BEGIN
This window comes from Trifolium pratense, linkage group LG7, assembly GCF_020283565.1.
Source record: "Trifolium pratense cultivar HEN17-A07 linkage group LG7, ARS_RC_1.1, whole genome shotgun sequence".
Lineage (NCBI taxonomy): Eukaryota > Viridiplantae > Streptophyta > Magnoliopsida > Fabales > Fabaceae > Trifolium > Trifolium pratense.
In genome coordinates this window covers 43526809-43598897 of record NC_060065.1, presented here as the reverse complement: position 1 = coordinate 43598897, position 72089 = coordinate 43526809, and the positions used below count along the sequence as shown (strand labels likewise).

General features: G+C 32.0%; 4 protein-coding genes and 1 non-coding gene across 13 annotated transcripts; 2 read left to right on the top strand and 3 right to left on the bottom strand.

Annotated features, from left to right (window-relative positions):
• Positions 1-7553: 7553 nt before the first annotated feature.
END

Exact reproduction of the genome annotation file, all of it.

This window comes from Trifolium pratense, linkage group LG7, assembly GCF_020283565.1.
Source record: "Trifolium pratense cultivar HEN17-A07 linkage group LG7, ARS_RC_1.1, whole genome shotgun sequence".
Lineage (NCBI taxonomy): Eukaryota > Viridiplantae > Streptophyta > Magnoliopsida > Fabales > Fabaceae > Trifolium > Trifolium pratense.
In genome coordinates this window covers 43526809-43598897 of record NC_060065.1, presented here as the reverse complement: position 1 = coordinate 43598897, position 72089 = coordinate 43526809, and the positions used below count along the sequence as shown (strand labels likewise).

General features: G+C 32.0%; 4 protein-coding genes and 1 non-coding gene across 13 annotated transcripts; 2 read left to right on the top strand and 3 right to left on the bottom strand.

Annotated features, from left to right (window-relative positions):
• Positions 1-7553: 7553 nt before the first annotated feature.